“The additional funding provides for increased law enforcement visibility along the tourist corridor together with other first responder agencies, augmented by a large plain clothes and undercover presence,” the spokesperson adds. “Additionally, we have our Real Time Crime Center that monitors the multitude of cameras along the Strip, enabling event surveillance and over-watch.”
Thousands of private security professionals have also been added to scrutinize the Strip and Downtown areas. “They assist law enforcement by serving as a force multiplier. We depend on the intelligence they give us,” says the spokesperson. “With intelligence, we’re forewarned. We can investigate and take whatever action is needed to prevent and protect. Without intelligence at these types of events, we wind up responding.”
Law enforcement will also surveil windows, rooftops, and crowds – from numerous strategic vantage points – poised to act on any unusual or suspicious activity.
The entire four-mile length of the Strip transforms into a giant pedestrian block party on NYE, closing to traffic between 6 p.m. and 3:30 a.m. and stretching from Russell Road and the Mandalay Bay to the south to Sahara Blvd. and the Stratosphere to the north.
Despite the absence of vehicles on the Strip that night, and the threat they pose, Clark County will have installed 800 bollards (vertical steel posts designed to prevent vehicular passage) along Las Vegas Blvd. by New Year’s Eve.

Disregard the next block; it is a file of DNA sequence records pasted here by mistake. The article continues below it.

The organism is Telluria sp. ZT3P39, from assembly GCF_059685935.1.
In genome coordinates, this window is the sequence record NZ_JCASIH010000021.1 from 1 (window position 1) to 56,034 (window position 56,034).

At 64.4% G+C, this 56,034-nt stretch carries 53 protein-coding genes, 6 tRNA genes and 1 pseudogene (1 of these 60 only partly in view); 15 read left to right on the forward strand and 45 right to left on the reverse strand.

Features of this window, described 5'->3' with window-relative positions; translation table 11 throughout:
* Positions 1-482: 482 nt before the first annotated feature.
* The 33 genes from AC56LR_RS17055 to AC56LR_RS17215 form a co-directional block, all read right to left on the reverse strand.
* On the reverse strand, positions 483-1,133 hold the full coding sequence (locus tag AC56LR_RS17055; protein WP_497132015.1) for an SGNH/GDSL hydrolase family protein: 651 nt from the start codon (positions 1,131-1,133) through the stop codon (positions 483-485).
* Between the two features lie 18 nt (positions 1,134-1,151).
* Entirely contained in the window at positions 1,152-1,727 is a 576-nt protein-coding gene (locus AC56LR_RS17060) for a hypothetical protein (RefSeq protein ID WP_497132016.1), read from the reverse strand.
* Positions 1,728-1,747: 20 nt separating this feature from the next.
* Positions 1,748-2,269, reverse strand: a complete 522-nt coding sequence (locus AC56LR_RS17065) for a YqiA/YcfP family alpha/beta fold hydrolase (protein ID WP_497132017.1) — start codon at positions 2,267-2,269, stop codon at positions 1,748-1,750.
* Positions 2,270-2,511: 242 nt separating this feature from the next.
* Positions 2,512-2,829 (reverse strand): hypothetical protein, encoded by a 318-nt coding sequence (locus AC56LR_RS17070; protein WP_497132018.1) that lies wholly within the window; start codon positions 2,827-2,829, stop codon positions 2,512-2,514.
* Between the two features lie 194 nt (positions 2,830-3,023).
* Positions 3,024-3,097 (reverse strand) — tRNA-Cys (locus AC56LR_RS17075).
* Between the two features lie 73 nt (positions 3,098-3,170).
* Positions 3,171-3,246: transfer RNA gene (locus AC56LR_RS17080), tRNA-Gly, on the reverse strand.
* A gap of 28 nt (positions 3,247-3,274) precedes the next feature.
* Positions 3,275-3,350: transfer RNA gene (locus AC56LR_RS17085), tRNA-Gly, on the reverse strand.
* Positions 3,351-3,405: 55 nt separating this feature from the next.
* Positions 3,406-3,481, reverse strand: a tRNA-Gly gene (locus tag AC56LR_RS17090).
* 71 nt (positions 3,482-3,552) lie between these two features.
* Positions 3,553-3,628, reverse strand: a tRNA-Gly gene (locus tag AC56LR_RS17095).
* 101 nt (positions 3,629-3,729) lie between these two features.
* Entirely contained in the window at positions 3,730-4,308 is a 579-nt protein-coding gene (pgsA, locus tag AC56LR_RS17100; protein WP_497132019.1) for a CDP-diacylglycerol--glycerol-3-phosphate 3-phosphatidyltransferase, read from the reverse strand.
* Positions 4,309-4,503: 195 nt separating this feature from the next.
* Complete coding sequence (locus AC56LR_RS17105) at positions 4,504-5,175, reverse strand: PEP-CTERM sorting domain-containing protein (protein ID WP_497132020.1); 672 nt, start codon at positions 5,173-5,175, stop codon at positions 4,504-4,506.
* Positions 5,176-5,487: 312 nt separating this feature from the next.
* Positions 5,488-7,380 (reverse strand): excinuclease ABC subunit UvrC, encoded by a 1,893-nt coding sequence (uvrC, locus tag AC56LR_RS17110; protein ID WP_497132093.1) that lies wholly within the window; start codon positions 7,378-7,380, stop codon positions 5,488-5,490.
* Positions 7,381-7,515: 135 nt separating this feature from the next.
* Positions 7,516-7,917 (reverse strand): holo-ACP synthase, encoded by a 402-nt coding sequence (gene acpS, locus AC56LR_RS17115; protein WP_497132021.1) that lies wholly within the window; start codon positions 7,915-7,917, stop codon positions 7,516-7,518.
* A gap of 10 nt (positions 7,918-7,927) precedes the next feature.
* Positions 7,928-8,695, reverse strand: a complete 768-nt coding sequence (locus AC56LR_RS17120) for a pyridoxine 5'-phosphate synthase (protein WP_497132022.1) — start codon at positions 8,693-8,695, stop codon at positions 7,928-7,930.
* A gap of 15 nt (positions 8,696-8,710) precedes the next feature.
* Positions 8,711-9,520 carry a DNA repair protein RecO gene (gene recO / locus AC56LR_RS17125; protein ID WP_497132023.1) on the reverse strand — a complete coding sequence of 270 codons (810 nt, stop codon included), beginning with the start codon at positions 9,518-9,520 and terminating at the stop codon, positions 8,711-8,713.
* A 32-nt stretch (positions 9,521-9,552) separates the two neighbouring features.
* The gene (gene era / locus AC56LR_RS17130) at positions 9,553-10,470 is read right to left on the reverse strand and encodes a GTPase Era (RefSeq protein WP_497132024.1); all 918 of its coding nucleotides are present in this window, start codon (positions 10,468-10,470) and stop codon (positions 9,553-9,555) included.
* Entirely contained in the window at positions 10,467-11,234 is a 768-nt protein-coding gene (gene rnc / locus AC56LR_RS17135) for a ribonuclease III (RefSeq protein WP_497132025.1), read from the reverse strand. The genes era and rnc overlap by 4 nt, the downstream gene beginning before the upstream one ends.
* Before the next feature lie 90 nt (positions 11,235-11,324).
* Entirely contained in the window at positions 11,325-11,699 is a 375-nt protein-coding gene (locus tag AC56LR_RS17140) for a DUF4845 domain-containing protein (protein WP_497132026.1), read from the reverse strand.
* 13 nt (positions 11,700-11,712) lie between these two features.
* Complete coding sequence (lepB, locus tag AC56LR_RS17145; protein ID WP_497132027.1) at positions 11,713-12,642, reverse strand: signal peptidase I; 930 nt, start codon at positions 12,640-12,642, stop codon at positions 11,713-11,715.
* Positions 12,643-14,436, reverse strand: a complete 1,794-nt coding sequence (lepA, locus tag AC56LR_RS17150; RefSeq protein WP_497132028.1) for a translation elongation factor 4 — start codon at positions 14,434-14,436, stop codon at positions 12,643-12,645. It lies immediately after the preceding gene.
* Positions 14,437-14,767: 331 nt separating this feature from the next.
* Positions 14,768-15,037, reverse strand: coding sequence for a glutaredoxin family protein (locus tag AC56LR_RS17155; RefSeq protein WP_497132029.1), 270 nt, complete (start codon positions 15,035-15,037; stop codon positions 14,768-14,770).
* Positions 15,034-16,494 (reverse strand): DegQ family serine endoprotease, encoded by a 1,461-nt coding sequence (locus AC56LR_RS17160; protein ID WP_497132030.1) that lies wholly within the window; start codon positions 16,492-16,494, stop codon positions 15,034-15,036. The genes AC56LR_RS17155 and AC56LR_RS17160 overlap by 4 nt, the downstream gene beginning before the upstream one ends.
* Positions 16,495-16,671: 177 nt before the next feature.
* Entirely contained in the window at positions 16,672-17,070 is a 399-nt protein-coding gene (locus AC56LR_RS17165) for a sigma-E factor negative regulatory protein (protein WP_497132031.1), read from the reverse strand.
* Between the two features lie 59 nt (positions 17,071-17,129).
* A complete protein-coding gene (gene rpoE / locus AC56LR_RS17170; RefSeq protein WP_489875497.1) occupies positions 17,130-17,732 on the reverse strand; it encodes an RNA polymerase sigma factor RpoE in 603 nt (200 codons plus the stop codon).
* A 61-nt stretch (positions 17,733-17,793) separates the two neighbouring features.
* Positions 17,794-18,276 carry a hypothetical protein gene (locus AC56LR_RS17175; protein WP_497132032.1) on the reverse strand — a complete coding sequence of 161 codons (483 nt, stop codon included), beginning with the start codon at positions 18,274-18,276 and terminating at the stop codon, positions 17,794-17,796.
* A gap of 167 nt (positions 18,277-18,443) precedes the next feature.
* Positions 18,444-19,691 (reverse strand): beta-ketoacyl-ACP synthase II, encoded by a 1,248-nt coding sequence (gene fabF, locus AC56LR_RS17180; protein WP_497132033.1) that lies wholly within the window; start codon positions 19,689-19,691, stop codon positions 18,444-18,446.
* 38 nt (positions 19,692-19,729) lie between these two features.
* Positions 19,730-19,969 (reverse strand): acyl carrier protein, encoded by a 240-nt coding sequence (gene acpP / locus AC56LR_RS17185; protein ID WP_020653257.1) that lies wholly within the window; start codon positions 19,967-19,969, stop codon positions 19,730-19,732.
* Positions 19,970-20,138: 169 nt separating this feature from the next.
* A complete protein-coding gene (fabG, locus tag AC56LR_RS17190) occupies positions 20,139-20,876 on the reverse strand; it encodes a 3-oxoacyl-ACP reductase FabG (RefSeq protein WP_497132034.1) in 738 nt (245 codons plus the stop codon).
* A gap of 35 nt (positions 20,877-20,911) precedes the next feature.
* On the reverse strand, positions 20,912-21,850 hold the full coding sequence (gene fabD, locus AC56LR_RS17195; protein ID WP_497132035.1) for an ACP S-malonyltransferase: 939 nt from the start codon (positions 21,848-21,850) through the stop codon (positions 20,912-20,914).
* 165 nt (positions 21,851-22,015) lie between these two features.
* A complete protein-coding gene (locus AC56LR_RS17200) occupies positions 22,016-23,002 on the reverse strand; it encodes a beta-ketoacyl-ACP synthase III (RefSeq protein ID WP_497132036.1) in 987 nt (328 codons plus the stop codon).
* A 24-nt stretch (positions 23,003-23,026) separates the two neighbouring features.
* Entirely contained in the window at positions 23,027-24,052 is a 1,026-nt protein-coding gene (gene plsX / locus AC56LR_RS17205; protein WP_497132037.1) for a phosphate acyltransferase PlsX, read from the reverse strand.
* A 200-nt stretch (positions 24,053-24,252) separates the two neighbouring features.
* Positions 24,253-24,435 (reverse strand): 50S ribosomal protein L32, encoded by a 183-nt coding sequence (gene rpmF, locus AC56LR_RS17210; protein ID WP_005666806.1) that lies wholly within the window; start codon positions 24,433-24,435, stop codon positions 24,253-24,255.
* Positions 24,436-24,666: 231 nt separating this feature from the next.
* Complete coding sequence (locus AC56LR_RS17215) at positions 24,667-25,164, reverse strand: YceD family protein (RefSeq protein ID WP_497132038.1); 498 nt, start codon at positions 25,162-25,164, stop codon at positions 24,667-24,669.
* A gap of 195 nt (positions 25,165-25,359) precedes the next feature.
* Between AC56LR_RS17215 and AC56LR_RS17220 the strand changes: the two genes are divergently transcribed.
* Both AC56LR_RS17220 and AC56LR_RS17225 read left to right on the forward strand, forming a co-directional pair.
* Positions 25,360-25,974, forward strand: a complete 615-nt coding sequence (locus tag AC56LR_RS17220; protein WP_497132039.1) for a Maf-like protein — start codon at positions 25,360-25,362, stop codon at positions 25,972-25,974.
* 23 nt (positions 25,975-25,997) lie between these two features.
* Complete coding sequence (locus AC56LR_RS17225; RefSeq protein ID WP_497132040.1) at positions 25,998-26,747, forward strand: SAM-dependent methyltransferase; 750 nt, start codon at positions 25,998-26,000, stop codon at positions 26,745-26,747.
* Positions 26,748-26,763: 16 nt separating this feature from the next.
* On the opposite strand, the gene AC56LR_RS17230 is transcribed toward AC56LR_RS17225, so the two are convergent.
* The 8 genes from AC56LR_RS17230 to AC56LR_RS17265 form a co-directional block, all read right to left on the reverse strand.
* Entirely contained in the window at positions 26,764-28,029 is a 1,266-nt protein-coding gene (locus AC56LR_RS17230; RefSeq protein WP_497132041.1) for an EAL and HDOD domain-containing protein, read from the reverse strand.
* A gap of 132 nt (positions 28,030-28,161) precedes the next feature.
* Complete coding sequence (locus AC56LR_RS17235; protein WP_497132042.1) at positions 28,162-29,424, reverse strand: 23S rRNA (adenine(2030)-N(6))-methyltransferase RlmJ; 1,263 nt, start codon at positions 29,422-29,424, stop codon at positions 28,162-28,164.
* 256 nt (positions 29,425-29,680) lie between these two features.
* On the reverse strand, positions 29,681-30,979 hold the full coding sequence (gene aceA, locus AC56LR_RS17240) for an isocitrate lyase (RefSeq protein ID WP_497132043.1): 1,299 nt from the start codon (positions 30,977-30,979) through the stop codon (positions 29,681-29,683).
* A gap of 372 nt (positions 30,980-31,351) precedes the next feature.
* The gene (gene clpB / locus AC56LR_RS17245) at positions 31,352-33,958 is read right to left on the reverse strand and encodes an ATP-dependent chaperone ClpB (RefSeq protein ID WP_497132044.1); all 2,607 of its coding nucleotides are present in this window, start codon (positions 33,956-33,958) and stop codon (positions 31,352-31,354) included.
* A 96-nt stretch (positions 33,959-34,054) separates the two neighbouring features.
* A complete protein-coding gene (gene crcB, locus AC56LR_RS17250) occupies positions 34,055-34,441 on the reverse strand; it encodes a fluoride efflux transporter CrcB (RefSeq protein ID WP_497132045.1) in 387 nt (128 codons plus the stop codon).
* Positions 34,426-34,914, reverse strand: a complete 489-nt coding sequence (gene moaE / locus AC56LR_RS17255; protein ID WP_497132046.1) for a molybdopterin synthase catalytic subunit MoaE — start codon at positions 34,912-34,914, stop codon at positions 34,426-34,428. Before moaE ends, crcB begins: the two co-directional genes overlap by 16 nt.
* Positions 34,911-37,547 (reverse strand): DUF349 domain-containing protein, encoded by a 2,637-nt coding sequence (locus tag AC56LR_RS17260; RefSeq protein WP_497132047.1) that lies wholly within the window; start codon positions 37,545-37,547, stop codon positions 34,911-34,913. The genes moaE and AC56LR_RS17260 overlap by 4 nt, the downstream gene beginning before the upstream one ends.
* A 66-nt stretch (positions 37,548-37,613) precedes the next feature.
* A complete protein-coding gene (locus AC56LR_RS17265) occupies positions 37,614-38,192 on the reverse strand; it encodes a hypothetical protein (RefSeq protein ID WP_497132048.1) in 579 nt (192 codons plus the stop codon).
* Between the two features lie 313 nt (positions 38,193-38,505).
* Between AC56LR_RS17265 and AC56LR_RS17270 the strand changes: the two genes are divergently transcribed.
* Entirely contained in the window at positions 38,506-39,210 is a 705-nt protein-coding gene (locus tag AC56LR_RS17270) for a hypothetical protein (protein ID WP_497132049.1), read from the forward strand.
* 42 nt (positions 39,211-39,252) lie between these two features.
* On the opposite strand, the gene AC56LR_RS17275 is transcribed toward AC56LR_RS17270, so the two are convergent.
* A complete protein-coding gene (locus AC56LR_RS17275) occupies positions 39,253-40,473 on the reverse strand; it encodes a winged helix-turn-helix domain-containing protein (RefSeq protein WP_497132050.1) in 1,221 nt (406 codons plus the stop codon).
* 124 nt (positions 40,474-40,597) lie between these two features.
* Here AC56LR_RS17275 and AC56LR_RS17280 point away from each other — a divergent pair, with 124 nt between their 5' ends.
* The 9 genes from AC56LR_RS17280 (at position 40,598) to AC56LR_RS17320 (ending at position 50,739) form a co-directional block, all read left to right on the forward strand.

The city will also install an additional 7,500 bollards in and around the city over the next year. These ubiquitous posts are designed to withstand the impact of a 15,000-pound vehicle traveling at upwards of 50 mph.
“We look at trends and incidents locally as well as nationally and globally,” says another LVMPD public information spokesperson. “We discuss what worked and what didn’t; and we continually evaluate and evolve our approach to implement security measures that are increasingly more effective.
RTC, the local bus system, will give free rides for those who plan to imbibe throughout the NYE celebration. Buses will drive 39 fixed routes from 6 p.m. to 9 a.m. Police hope that this will allow for a fun-filled night minus an overnight at the Clark County Detention Center or worse.
Revelers are cautioned that although it’s legal for those 21 years of age and older to drink alcoholic beverages while strolling the Strip, glass and aluminum containers are prohibited. And as of 2016, Clark County passed an ordinance banning all large bags and suitcases from the Strip on New Year’s Eve.
Security and vigilance is a top priority at casinos as well. “It’s said that there’s more surveillance at hotel and casino properties than at McCarran Airport,” shared a casino executive who wished to remain anonymous.